Overcoming the Fear of Trying Something New

In the past six months, I’ve experienced nonstop change: I quit my first job, moved across the country, signed up for an apartment with two random roommates, started a new job, tried sports and activities I’ve never done before, met lots of people, and the list goes on and on. Looking back, I realized the amount of fear and anxiety that surrounds change -- no matter how big or small it is. I’m here to tell you that everything will be okay. In fact, most of your changes will probably turn out even better than expected and yield really positive results in your life. However, I realize how crippling that initial fear can be, so here are a few tips to help you cope:


Tip #1 What’s the Worst That Can Happen?

This is an activity of logic that helps me mentally. I always try to pinpoint what my actual fear is around a changing situation. For example, before I start a new sport, I get extremely nervous. When I ask myself why, I realize it’s because I’m worried I won’t be very good or that I won’t be accepted into this community. So in my eyes, the worst thing that could happen is that I won’t be able to keep up with everyone else and people will be mean to me at first.


While this wouldn’t be an ideal situation, is this something I would be able to survive? Yes. Because I know the initial purpose of starting a new sport or activity is to dip your toes in the water and that I will get better over time. I also know that I’m capable of making friends and will ultimately earn everyone’s respect by working hard. However, the more likely situation is that everyone will welcome me with open arms and help me transition into the sport step by step. So if I can mentally handle the worst possible situation, I can certainly handle the better version of that.


Tip #2 Prepare Yourself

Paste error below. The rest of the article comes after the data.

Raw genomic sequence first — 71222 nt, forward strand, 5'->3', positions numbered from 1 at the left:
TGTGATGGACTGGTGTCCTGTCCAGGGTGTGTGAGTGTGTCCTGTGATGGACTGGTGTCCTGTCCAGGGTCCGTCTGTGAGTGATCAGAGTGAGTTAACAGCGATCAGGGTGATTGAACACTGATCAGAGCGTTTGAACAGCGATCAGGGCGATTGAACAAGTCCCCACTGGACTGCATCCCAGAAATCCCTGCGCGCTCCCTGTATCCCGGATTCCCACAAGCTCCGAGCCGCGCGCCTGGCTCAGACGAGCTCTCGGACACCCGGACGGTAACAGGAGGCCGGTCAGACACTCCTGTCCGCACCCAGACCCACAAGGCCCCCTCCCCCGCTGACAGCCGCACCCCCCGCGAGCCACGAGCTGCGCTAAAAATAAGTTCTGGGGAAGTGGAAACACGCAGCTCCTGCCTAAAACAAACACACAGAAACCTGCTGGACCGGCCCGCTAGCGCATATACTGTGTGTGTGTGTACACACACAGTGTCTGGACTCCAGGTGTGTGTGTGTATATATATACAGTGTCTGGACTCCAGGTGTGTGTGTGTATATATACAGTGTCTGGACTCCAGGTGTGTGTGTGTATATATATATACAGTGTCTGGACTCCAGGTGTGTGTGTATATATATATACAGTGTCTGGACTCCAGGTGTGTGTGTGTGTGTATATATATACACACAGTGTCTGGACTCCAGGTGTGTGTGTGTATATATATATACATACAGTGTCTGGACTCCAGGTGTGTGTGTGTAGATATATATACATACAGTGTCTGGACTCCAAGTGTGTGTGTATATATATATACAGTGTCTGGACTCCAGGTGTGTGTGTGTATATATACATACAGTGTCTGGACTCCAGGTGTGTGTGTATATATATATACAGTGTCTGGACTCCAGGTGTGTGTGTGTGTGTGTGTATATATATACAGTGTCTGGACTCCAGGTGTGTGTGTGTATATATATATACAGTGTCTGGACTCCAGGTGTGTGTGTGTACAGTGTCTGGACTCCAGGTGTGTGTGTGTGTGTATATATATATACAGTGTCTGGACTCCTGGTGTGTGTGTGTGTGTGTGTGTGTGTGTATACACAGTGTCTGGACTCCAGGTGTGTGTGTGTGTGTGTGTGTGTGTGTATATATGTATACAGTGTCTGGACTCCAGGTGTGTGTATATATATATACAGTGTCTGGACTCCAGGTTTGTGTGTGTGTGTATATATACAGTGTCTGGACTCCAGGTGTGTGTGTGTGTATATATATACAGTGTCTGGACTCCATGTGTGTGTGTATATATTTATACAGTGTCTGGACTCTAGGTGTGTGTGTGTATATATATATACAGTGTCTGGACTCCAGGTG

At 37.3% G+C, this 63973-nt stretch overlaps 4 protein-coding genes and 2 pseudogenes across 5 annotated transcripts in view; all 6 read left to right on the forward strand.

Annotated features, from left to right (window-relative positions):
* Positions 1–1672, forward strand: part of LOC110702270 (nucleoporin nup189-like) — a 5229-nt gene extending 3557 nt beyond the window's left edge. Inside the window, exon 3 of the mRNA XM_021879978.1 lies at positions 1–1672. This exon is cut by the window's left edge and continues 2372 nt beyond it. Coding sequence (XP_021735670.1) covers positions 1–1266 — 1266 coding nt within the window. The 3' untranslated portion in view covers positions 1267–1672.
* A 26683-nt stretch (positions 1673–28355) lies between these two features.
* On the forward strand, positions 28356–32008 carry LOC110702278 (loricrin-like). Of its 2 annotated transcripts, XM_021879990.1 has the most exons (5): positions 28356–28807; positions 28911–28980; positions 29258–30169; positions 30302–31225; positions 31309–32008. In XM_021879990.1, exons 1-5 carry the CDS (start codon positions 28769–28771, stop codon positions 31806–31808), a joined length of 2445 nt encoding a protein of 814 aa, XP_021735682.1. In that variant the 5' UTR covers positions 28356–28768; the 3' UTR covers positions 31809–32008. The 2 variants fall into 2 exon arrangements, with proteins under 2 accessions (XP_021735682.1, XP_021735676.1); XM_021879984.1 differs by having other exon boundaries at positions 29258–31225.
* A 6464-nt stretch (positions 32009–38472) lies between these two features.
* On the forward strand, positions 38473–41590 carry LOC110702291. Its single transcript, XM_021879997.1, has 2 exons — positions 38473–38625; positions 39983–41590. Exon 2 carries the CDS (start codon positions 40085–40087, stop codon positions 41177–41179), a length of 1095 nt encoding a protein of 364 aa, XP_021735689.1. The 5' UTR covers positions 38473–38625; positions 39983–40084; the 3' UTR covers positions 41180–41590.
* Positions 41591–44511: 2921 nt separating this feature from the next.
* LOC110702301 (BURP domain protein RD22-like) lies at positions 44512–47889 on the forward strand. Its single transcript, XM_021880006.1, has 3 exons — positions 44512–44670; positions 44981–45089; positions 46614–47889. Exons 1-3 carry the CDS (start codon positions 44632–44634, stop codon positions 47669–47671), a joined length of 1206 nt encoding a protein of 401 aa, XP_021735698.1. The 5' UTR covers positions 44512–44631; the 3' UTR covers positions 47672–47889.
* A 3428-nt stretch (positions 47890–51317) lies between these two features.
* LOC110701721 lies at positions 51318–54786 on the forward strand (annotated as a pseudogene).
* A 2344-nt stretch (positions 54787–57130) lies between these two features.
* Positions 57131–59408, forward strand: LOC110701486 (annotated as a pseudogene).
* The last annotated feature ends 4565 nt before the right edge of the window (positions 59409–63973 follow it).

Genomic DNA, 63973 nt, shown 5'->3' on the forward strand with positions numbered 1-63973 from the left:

For me, preparation takes a lot of the pressure off a new situation. Whether it’s through research or becoming familiar with a new environment, there are lots of ways to prepare for change. If you’re starting a job, ask to visit the office before your first day so you can get comfortable with the office layout and meet people beforehand. If you’re nervous about trying a different fitness class, get to the facility a little early so you can introduce yourself to the instructor beforehand and let them know it’s your first time. If you’re moving to a new city, plan a few visits before the big move and reconnect with old friends who live there. You’ll find that, once you go through this “trial” exposure, you’ll be much less nervous for your actual first day or work, class, etc. because you already know what to expect. Do whatever you need to do to feel prepared.


Tip #3 Believe In Your Resilience

Like I said before, most changes you decide to make will yield positive results. However, that doesn’t mean transitions come without bumps. I think a lot of fear comes from the thought that we won’t be able to handle the curveballs life throws our way. A way to combat this mindset is to recall past obstacles you faced, and how you dealt with them. Yes, they might have been hard to get through, but you eventually found a solution or moved past it, right? You’ll be able to apply that same strength in mentality to this situation too. Don’t underestimate your resiliency -- humans were ultimately designed to survive.

Remember that courage is not an absence of fear, but rather an acknowledgement of that fear and going ahead anyway. So the fact that you’re choosing to instigate change in your life, despite this fear, is completely admirable. With the right mental preparation and faith in yourself, you’ll be able to conquer anything you set your mind to.

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